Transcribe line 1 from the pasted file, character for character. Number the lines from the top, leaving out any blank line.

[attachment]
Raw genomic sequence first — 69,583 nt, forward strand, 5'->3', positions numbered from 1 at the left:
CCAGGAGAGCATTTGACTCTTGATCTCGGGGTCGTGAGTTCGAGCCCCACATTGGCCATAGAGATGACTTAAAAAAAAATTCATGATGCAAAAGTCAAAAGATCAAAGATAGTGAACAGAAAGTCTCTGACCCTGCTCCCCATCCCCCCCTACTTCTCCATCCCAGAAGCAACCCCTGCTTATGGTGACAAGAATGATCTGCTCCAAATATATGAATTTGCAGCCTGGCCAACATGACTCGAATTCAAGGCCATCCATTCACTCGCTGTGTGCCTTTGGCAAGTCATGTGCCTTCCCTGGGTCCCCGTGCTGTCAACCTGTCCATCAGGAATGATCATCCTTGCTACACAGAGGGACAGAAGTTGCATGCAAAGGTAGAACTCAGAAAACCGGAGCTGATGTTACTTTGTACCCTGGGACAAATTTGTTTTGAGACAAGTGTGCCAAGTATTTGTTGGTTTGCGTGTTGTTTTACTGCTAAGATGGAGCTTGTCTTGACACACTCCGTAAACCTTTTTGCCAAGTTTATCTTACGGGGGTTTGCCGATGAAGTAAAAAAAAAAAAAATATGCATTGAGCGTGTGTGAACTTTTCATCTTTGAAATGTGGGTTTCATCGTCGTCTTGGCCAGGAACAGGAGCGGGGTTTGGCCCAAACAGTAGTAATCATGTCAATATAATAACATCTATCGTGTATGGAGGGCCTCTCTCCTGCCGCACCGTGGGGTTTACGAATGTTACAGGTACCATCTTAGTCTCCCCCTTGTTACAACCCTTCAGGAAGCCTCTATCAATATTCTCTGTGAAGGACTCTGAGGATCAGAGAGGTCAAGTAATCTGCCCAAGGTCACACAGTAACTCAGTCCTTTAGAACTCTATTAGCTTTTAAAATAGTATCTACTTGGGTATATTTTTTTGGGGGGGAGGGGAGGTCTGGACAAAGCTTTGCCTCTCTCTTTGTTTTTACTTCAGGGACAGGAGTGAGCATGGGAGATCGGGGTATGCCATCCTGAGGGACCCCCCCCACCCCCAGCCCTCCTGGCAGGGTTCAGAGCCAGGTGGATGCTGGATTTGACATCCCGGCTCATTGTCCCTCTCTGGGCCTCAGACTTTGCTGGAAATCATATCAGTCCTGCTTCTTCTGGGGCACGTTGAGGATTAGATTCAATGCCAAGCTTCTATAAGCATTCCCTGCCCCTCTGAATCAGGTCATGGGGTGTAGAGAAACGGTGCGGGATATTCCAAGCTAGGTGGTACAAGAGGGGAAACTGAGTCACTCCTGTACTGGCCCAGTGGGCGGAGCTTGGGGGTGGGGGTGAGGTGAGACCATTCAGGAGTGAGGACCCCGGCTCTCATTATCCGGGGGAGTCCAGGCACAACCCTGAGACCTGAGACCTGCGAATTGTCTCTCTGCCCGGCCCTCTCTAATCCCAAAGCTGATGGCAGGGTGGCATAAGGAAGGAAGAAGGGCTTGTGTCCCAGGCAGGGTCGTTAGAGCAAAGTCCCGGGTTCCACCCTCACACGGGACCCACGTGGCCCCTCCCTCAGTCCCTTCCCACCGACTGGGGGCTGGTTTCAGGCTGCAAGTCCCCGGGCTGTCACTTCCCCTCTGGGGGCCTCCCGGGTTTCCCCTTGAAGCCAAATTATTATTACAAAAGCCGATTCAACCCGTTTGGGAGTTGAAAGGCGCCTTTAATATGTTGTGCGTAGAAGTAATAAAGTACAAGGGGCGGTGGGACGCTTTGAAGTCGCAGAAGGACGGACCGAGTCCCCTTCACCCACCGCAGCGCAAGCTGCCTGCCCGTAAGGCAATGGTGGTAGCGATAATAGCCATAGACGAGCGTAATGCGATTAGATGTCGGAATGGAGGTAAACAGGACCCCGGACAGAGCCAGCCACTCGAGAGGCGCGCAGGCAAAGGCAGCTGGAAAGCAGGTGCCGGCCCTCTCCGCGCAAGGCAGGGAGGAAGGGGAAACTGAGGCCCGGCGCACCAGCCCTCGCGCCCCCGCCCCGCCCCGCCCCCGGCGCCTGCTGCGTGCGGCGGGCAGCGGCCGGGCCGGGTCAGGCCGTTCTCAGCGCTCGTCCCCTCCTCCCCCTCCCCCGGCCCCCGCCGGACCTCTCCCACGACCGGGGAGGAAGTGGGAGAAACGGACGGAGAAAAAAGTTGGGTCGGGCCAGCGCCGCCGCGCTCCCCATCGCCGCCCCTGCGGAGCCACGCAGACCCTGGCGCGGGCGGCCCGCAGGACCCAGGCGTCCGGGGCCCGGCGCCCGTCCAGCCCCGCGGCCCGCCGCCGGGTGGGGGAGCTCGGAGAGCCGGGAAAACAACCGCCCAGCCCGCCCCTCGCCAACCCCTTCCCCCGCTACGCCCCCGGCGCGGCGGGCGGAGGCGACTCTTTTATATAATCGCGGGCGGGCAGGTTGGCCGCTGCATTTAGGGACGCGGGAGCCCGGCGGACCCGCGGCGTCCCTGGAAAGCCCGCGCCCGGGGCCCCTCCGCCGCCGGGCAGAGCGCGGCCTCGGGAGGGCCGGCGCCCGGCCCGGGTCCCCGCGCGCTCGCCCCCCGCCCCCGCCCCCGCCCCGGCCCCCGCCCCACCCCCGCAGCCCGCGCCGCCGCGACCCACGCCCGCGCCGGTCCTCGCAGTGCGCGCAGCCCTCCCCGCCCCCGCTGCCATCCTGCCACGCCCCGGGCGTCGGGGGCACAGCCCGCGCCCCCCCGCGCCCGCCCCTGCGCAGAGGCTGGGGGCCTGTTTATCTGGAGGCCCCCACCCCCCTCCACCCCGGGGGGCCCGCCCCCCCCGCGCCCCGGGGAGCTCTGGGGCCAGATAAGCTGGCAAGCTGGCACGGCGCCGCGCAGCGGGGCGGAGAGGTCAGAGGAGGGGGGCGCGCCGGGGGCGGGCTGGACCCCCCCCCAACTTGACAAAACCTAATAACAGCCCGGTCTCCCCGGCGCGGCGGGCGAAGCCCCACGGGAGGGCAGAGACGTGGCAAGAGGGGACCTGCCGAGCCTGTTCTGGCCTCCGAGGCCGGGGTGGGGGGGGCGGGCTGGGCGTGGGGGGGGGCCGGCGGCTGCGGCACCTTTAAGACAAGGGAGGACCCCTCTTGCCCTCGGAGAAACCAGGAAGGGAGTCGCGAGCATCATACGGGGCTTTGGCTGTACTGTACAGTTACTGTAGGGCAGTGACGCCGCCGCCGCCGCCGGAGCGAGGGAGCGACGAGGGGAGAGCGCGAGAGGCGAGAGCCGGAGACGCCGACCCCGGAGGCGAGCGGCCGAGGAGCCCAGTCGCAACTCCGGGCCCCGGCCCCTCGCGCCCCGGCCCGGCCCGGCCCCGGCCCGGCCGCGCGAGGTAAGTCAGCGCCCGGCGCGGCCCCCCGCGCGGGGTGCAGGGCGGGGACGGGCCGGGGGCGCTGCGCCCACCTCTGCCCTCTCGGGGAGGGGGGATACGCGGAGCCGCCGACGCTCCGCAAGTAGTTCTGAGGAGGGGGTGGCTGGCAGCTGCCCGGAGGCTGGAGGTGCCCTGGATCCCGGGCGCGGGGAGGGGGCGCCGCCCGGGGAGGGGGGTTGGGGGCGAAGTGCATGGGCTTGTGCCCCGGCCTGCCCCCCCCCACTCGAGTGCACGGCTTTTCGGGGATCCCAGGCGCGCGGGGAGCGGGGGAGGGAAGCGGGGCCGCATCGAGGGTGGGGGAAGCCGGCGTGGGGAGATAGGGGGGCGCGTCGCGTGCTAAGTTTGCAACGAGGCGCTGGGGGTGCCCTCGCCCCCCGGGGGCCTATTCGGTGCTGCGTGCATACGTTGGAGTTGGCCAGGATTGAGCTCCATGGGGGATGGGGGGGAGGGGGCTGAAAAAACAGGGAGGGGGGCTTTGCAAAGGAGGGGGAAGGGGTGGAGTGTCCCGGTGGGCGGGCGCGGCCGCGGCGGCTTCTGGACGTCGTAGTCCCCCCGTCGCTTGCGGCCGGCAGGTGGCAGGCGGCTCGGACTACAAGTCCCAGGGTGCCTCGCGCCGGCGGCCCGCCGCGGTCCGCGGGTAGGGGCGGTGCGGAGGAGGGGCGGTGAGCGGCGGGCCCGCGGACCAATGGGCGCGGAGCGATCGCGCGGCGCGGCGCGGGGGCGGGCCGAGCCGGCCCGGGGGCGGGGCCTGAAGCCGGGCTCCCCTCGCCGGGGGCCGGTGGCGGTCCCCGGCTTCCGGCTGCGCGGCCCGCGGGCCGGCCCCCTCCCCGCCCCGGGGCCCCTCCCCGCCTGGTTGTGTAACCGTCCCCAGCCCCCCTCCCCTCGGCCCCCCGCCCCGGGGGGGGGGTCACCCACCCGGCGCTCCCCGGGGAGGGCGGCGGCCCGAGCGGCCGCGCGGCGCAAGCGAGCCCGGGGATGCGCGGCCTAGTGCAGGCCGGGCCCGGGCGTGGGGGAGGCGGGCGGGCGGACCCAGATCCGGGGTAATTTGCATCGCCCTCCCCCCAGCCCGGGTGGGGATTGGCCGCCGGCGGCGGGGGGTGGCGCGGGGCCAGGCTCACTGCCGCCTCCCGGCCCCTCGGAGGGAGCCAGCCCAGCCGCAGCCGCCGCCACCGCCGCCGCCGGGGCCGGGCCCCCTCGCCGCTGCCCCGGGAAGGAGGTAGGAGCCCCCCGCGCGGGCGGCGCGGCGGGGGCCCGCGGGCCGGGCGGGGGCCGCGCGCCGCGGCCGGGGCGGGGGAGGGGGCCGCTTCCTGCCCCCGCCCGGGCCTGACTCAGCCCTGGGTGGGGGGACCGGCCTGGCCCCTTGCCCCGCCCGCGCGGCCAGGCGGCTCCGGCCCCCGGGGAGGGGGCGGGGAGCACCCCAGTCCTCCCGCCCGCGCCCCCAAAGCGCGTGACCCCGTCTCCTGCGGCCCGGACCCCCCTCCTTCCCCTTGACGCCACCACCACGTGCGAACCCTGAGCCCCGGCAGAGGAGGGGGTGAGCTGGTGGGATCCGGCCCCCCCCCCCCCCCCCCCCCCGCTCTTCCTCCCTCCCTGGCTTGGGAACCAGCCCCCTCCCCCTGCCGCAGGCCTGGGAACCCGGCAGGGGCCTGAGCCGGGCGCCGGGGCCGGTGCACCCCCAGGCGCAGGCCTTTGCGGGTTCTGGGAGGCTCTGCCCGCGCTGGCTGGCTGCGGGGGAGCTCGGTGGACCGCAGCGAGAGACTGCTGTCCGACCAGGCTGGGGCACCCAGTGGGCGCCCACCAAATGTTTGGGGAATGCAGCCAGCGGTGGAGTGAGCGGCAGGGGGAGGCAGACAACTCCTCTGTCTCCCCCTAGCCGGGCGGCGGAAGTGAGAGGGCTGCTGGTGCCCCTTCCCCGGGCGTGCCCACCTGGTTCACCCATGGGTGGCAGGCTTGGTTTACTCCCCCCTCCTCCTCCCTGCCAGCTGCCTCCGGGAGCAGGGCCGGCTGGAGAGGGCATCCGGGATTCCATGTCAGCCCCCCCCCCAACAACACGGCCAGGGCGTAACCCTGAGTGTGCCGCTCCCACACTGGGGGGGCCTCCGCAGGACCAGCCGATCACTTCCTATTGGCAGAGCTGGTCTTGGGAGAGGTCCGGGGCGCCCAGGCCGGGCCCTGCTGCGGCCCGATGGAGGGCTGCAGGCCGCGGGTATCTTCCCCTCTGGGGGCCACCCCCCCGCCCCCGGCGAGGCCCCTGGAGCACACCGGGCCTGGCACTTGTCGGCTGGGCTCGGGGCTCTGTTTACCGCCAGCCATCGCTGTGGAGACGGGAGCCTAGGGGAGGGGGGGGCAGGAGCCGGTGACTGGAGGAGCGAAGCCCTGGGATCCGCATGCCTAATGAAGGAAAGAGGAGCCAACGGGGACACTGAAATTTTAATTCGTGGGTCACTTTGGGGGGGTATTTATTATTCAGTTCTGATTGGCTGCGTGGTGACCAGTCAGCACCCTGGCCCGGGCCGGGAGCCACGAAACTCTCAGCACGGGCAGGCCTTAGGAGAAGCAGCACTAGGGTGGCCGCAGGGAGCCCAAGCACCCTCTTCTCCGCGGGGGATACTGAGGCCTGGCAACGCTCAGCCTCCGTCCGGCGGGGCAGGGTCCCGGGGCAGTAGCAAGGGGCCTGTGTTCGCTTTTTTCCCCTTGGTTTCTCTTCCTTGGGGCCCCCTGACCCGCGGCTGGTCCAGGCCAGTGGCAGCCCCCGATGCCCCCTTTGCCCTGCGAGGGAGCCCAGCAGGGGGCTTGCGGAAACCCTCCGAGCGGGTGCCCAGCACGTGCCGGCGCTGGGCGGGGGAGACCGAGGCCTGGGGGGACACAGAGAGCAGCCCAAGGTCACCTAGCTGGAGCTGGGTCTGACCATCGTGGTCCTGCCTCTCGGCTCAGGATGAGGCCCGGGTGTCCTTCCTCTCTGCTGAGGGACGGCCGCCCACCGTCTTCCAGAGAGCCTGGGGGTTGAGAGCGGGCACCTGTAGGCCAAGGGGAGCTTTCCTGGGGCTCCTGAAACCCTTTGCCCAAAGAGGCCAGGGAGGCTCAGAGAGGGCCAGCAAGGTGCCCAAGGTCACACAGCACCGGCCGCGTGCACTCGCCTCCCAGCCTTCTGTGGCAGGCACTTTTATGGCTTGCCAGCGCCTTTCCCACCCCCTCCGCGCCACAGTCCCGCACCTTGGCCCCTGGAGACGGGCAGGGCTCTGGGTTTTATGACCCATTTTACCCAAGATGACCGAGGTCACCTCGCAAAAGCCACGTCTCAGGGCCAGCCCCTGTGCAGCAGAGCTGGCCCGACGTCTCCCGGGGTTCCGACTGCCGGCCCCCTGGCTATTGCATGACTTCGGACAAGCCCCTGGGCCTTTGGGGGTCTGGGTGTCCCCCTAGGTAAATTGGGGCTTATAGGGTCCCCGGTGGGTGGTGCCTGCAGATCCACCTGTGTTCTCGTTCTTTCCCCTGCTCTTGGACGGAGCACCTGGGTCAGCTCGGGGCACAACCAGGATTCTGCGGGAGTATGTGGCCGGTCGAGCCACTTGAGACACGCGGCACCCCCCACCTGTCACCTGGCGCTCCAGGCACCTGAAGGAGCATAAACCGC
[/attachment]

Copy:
Raw genomic sequence first — 69,583 nt, forward strand, 5'->3', positions numbered from 1 at the left: